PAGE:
Congruences and differences between mainstream and extremist discourse amongst university students in Jordan
AuthorsHarahsheh, Sabah A.M.
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AbstractThis qualitative study deconstructs ISIS’s narrative in order to identify some of its main rhetorical tactics, before assessing whether such ideology and rhetoric appeal to Arab Muslim youth. This project depends on the rhetorical analysis by taking all speeches written and delivered by Abu Muhammad al-Adnani, ISIS’s media spokesman from 2011 until 2016, as a case study. The rhetorical analysis aims to demonstrate how ISIS appropriates the past, interprets the present, and visualises the future for Arab Muslims. The analysis of four focus groups reveal how young Arabs interpret extremist’s messages to demonstrate the convergence or divergence of extremist rhetoric with that of a sample of Arab youth living in Jordan. ISIS’s rhetoric shows that the group has been frozen in time and space; it relies on opposite dualities in managing the affairs of life, and puts the laws of God against the laws of man as a belief to establish the Caliphate. To do that, it borrows heavily but selectively from the Islāmic laws based on the teachings of the Qur’ān and Sunnah, and imposes the past on the present to reach the utopia it promises to establish. There is a congruence between the view of some youths and the vision of ISIS in terms of the audience’s interpretations of such extremist ideology regarding the ‘other’; some youths also believed that Sharīʿa should be applied to the letter because it is suitable for every time and place. The example provides a relational analysis or one that acknowledges the intricate and complex network that connects extremist ideas and ideologies with existing, mainstream ideas such as the anti-Shi’ite sentiment. The analysis demonstrates the need for developing a participatory communicative space for dialogue among youth and between youth and other actors, be it state, international organisations, or civil society.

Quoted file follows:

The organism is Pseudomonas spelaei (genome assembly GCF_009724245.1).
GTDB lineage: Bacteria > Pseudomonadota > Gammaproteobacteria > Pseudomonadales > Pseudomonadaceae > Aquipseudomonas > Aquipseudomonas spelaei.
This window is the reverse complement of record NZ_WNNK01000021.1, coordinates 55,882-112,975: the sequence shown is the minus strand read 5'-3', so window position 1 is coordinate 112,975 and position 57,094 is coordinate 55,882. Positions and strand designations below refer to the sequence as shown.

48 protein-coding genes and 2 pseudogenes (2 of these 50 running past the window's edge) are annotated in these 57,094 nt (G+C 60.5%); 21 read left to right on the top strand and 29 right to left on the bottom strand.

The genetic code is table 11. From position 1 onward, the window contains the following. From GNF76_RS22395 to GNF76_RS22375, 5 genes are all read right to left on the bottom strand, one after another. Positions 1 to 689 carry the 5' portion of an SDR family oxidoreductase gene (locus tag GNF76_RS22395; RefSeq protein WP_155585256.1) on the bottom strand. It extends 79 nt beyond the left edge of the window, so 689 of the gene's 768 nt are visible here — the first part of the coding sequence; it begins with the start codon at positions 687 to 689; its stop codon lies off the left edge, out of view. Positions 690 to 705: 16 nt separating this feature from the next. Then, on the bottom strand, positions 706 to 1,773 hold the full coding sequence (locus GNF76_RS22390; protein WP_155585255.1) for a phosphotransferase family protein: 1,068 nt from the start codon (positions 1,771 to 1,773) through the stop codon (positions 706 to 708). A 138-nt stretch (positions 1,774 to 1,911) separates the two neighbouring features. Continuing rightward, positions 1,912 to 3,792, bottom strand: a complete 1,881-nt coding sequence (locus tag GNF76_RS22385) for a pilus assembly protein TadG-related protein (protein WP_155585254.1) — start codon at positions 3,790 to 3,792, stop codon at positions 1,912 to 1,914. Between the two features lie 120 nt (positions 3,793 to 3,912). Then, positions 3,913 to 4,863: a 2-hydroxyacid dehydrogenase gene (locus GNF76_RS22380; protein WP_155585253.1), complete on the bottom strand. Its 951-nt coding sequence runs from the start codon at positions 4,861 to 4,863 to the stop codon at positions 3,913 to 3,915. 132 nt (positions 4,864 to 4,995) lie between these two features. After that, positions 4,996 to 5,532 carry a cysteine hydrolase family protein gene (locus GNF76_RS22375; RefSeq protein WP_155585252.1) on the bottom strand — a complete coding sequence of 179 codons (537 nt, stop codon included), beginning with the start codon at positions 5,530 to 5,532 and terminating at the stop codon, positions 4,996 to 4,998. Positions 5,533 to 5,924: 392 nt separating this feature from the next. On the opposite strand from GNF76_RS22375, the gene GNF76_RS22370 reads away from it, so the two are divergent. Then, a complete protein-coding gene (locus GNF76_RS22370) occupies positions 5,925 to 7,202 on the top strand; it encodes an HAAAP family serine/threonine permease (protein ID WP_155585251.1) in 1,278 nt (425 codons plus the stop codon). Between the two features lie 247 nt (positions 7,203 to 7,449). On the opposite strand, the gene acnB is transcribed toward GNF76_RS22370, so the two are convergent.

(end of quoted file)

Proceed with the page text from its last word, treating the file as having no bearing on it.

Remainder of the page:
CitationHarahsheh, S. (2022) 'Congruences and differences between mainstream and extremist discourse amongst university students in Jordan'. PhD thesis. University of Bedfordshire.
PublisherUniversity of Bedfordshire
TypeThesis or dissertation
DescriptionA thesis submitted to the University of Bedfordshire, in partial fulfilment of the requirements for the degree of Doctor of Philosophy.
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